Currency (@) and Extended-currency (@@)

Currency variables are 8 byte binary representations of floating-point numbers, which are considered to always have a fixed number of digits to the right of the decimal point.  Currency numbers have a range of approximately -9.22*10^14 to +9.22*10^14, and Extended-currency have a range of -9.22*10^16 to +9.22*10^16.

The type-specifier character for Currency and Extended-currency floating-point is: @ and @@ respectively.

You can also use the DEFCUR or DEFCUX statement as described under Integers.  They can also be declared using the CUR/CURRENCY or CUX/CURRENCYX keywords with the DIM statement.  For example:



Currency variables (@) have up to 4 digits of precision after the decimal point, and are useful for prices and quantities where fractions of a cent are desired.  Extended-currency variables (@@) have two digits of precision after the decimal point.  They are optimized for financial calculations where fractions of a cent are not required.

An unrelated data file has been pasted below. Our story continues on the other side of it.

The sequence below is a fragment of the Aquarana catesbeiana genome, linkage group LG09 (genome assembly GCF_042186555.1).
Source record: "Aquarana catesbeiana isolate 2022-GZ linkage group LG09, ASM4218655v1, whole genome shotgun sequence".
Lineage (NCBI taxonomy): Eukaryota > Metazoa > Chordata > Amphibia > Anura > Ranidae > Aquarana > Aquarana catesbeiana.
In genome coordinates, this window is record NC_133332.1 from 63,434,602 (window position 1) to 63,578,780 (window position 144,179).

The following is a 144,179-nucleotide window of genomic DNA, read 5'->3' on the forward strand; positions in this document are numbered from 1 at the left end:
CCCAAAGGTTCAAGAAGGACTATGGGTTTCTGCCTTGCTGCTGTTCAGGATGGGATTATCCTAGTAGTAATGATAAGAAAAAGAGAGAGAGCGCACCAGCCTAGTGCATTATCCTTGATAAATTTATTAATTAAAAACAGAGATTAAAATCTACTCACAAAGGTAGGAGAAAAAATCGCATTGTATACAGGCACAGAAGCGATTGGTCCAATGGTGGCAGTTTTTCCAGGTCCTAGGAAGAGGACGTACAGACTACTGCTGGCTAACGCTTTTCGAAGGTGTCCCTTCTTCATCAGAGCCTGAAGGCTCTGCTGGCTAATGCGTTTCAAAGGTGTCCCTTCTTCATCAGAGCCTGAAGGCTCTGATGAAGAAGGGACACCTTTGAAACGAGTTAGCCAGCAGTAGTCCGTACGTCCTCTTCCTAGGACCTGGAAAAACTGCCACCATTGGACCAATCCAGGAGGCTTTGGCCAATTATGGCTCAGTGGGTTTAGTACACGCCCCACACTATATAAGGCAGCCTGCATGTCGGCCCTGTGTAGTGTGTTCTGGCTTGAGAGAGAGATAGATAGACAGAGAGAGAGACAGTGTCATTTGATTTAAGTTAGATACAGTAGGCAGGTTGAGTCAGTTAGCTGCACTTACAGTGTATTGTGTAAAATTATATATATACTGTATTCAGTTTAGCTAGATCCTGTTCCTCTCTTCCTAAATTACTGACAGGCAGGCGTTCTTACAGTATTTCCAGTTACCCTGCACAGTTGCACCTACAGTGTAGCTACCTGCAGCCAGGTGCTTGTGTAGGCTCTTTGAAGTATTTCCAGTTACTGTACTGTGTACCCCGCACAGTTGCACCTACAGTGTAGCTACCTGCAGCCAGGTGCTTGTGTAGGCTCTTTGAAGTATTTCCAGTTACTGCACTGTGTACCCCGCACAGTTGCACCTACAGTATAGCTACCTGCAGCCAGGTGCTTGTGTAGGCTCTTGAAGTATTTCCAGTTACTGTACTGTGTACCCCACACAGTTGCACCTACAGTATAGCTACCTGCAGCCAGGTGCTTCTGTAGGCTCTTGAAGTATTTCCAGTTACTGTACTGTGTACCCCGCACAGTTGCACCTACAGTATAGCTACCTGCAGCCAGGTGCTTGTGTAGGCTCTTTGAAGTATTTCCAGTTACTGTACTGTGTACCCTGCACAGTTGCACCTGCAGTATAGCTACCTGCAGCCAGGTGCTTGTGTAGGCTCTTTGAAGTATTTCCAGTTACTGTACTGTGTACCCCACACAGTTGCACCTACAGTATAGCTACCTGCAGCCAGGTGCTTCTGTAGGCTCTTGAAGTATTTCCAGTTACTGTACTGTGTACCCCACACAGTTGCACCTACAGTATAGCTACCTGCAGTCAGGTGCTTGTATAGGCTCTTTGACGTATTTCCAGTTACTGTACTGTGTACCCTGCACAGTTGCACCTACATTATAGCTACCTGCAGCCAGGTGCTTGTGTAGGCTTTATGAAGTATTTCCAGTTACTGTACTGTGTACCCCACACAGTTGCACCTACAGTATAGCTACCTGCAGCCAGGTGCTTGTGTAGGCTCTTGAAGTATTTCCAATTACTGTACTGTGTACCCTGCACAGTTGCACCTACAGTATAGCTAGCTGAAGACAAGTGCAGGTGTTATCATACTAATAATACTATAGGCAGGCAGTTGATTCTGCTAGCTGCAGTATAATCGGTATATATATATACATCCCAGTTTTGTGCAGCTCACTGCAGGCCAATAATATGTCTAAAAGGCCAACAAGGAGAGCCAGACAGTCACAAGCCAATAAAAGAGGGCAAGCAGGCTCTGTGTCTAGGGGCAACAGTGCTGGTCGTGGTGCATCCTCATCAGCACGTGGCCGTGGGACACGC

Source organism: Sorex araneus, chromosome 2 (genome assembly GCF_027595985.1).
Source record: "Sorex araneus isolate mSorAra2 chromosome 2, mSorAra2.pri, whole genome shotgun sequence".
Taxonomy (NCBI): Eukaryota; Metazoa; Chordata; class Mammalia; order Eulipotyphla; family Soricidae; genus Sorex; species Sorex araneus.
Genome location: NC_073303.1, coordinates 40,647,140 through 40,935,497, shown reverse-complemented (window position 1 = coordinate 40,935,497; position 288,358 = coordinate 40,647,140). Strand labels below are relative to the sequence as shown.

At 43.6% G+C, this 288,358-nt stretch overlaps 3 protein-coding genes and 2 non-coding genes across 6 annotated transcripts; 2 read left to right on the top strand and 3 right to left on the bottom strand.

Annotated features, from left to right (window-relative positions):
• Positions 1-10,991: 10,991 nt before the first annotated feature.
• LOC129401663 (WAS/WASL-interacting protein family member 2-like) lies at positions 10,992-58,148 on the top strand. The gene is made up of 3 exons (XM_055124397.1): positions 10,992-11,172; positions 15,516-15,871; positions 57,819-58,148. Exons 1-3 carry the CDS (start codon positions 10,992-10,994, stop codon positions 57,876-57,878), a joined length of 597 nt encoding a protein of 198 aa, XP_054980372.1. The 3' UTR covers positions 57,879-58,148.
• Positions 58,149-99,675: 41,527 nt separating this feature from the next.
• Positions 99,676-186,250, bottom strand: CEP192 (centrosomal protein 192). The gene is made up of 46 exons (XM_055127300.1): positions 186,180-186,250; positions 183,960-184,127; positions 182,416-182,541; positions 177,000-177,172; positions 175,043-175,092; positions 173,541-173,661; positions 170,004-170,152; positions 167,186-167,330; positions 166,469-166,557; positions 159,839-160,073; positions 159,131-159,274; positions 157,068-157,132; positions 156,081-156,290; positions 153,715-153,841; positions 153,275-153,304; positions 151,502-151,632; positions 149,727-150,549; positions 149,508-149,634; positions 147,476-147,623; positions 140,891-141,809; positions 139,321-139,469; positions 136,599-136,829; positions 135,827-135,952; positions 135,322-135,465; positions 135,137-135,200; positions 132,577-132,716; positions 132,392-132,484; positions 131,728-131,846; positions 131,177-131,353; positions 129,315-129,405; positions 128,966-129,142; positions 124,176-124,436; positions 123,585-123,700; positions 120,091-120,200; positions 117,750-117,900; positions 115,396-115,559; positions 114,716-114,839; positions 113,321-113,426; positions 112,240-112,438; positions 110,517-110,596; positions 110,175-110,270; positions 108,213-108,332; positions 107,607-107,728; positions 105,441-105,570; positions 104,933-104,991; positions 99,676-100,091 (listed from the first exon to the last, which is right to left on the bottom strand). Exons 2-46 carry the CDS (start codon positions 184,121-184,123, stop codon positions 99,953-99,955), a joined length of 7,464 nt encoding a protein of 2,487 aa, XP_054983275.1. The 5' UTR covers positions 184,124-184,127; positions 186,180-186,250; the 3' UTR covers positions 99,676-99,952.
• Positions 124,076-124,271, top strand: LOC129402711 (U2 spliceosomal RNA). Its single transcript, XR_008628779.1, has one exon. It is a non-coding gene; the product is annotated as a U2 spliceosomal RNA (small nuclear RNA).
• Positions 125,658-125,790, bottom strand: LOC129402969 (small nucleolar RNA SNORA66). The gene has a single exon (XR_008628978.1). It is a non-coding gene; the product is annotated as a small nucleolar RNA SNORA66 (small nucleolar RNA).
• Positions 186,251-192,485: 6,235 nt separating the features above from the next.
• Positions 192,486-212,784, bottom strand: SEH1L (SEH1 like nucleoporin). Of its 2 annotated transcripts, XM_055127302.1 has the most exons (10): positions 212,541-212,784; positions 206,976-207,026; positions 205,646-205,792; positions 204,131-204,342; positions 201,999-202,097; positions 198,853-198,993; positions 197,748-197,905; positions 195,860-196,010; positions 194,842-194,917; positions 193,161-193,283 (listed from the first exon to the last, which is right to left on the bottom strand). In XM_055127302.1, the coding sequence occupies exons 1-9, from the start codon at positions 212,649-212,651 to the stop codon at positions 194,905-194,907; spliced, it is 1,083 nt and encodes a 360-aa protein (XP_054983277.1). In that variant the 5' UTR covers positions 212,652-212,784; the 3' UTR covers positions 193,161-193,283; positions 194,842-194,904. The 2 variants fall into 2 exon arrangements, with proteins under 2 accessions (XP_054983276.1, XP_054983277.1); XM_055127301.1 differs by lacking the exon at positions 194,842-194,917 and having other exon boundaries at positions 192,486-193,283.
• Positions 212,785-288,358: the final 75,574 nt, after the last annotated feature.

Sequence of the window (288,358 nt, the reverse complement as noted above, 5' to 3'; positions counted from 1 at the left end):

The currency data types are especially useful for financial calculations, as they avoid the round-off errors associated with Single, Double, and Extended-precision numbers (which must be an exact power of two in order to be represented exactly).  While many numbers can be represented exactly as a power of two, there are also many that cannot.  For example, 1.10000002384185791 is the closest power of two to 1.1, in single precision.

So, when assigning numeric literal values to a Currency or Extended-currency variable, we recommend using a type specifier to ensure the value is given the intended precision.  For example:


x1 = 1.0001@



x2 = 1.01@@

Internally, Currency and Extended-currency numbers are stored as Quad-integers with an implied decimal point (at 4 places for Currency, and at 2 places for Extended-currency).  This approach ensures that all of the digits of the variables can be represented exactly.

Currency and Extended Currency perform a similar role as BCD variables in some BASIC dialects to ensure monetary values can be represented exactly; however, the internal storage of BCD variables and CUR/CUX differs substantially.

Delphi and Visual Basic both offer a currency data type that is identical to the PowerBASIC Currency variable.


See Also

Array Data Types

Bit Data Types

Floating Point Data Types 

GUID Data Types

Integral Data Types 

Object Data Types


String Data Types 

User Defined Types


Variant Data Types